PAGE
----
'We can approve the state budget without deficit by raising revenue'
- By Misheel Lkhasuren -
- Nov 04,2022
During its plenary session on November 3, Parliament reviewed the draft 2023 Budget Law and the draft amendment to the Law on Budget Framework Statement for 2023.
Parliamentarians asked questions and expressed their views on the bills at the session.
Legislator M.Oyunchimeg underscored that the Consumer Price Index is estimated to be 8 percent although it is already 13 to 14 percent right now. She noted that the 30 percent increase in the price of flour was putting too much pressure on the people. The best-selling consumer good was baked goods, she said.
Minister of Food, Agriculture and Light Industry Kh.Bolorchuluun explained, “The prices of flour and rice did not increase in the last four to five years and remained stable. However, the price suddenly increased by 30 percent. The price stabilization program was approved in May. This program can only keep inflation at 10 percent. However, the cost of grain and rice increased by 50 percent. If the government controls prices of grain and rice, without providing support, the industry will go bankrupt.”
Mentioning that since 2010, Parliament amended the Fiscal Stability Law 13 times, Deputy Speaker of Parliament S.Odontuya expressed, “Lawmakers say they will not amend the budget framework statement for three years, but change it every year. We need strict fiscal discipline. It is said that Argentina developed thanks to a ‘good’ fiscal discipline and the unchanged budget framework statement. Moreover, China develops its budget framework statement for periods of 30 years.”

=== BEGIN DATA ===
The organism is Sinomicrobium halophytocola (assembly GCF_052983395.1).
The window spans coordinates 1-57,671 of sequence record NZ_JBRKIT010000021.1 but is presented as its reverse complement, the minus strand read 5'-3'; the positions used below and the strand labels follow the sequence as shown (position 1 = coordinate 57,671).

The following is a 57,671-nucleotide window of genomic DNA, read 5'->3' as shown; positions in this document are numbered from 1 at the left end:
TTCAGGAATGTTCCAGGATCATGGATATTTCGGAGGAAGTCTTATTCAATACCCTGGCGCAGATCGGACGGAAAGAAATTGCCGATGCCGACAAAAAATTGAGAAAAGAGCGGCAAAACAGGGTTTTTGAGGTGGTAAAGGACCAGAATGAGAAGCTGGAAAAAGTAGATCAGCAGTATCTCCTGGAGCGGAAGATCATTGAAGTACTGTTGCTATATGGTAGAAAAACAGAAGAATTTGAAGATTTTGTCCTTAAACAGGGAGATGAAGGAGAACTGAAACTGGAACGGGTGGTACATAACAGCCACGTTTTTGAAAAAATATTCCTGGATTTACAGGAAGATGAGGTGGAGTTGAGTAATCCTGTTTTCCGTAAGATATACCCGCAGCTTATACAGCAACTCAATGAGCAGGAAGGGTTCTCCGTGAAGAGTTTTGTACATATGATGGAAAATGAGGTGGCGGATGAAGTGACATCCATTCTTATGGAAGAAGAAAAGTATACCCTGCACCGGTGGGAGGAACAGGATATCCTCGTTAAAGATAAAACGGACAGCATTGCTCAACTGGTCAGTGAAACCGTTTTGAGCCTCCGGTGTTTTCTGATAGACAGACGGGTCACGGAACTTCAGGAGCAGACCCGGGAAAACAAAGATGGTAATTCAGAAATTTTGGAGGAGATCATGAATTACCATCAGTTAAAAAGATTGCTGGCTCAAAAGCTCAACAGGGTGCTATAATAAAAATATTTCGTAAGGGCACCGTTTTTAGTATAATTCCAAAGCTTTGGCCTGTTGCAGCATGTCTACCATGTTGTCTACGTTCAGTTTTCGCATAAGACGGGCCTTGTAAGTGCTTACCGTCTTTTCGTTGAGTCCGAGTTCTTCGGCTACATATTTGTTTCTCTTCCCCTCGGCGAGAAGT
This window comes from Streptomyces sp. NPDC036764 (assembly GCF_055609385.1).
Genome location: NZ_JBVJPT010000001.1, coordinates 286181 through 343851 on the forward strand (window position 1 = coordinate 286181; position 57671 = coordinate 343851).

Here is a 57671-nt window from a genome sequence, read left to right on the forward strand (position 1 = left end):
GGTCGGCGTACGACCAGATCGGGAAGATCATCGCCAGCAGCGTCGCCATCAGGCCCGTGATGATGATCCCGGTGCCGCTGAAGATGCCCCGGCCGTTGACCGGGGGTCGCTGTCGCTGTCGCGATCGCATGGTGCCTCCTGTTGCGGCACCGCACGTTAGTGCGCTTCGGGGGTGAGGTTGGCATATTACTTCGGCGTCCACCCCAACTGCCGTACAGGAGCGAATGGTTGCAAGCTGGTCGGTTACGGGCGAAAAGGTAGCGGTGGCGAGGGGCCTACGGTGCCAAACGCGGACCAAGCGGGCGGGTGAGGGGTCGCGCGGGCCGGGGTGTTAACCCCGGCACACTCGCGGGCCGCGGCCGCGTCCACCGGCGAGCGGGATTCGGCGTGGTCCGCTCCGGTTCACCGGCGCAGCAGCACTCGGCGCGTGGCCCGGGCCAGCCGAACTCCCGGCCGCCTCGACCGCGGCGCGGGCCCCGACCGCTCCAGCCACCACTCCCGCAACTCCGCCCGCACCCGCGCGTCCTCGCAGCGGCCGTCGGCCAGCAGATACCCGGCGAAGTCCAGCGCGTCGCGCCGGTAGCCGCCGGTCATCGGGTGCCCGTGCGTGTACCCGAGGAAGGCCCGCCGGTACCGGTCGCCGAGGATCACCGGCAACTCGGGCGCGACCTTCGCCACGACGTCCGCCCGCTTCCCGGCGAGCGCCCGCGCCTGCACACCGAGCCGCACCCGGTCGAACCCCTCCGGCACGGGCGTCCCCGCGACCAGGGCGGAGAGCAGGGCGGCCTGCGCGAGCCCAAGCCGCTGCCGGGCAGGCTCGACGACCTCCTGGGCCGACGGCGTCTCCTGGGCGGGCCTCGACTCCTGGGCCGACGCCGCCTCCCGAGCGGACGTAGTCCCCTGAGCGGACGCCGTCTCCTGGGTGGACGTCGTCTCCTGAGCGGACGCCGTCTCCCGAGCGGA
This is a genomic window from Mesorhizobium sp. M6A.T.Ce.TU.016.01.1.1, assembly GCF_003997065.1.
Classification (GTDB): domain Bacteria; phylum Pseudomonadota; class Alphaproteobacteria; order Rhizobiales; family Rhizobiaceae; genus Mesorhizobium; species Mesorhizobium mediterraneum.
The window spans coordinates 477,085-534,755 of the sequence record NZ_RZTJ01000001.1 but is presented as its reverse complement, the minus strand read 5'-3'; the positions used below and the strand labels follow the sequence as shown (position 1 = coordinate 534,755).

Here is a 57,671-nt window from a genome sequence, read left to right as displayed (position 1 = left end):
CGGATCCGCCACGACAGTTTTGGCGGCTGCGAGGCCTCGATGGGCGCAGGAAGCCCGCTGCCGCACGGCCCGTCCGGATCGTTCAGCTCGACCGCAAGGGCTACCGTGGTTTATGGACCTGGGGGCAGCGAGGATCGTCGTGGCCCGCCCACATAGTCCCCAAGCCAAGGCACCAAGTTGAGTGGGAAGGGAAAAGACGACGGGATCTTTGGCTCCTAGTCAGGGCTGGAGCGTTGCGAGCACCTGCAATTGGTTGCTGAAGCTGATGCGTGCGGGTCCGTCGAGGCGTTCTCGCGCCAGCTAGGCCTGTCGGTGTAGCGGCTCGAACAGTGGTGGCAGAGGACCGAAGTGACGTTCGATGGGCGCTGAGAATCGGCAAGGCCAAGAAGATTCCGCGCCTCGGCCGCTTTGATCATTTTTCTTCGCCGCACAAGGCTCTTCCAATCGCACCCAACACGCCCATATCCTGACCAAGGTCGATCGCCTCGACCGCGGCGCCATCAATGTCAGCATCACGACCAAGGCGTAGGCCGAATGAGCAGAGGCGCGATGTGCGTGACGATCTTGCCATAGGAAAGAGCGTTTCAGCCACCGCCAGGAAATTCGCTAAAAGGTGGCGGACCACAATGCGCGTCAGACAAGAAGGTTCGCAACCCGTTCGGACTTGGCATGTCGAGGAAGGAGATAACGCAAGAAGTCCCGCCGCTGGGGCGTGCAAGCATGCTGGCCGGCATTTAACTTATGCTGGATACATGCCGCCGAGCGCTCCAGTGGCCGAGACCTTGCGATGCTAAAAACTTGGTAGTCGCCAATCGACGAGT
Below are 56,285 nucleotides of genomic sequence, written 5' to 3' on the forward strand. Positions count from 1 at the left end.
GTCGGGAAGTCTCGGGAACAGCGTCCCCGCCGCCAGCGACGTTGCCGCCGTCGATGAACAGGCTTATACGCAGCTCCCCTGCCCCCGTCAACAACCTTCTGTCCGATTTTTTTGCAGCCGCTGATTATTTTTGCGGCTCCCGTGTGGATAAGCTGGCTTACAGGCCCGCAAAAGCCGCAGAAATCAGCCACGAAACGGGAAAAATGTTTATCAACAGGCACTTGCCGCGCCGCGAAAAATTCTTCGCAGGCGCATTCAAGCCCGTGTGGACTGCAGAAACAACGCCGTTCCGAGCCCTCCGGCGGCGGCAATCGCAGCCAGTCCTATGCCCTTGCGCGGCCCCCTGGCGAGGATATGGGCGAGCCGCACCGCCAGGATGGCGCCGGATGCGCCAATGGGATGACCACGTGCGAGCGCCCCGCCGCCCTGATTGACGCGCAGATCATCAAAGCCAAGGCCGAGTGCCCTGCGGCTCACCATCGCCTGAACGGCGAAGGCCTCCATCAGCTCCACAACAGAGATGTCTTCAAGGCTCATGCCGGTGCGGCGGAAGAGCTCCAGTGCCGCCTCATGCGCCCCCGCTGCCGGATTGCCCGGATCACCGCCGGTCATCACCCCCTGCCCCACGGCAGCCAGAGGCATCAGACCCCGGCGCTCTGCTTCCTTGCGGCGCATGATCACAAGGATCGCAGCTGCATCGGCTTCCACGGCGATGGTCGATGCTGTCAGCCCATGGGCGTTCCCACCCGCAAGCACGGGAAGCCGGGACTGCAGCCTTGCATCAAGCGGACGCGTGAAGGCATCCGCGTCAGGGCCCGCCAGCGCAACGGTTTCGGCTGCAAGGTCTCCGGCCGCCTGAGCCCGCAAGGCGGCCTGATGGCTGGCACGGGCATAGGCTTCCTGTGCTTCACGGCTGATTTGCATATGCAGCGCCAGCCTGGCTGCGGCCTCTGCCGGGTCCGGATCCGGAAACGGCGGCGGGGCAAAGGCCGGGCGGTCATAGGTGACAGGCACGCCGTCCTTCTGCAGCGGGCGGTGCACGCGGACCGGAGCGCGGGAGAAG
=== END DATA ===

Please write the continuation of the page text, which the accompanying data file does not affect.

Member of Parliament B.Battumur commented, “We can approve the state budget without deficit by raising the budget revenue. This will stabilize the exchange rate and reduce inflation. The informal economy is expected to earn 200 billion MNT next year. There is a lot of theft in the coal market. There is a huge opportunity to generate income from businesses that have unclear income.”
Minister of Finance B.Javkhlan responded that the government is working to reveal informal business activities and seize money from them. “We need to be careful in planning the budget revenue. Revenues were calculated for expenses, which led to large deficits. We mustn’t repeat this mistake. That’s why income should be realistic,” he stressed.
The government’s budget policy for 2023 is aimed at implementing the state austerity policy, promoting the New Revival Policy, reducing import-related pressure and stabilizing the macroeconomic situation through the optimal distribution of resources.
The total revenue is estimated at 19.6 trillion MNT and the total expenditure at 20.3 trillion MNT in next year’s state budget.
Under the draft budget, new investments will not be made in the coming year but unfinished projects will continue to get financing. The government plans to spend 11.9 trillion MNT on water and other expenses, 1.4 trillion MNT on child allowances, 2.5 trillion MNT on investments for procuring educational equipment, 420 billion MNT on measures to reduce traffic congestion in the capital and 68.5 billion MNT on the construction of a satellite city in Khushigt Valley.
According to the draft budget law, there will be a deficit of approximately 1.8 trillion MNT, which is equivalent to 3.3 percent of the GDP of Mongolia. The government has also estimated that economic growth will drop to 5 percent next year, with inflation moderating to 10 percent or less.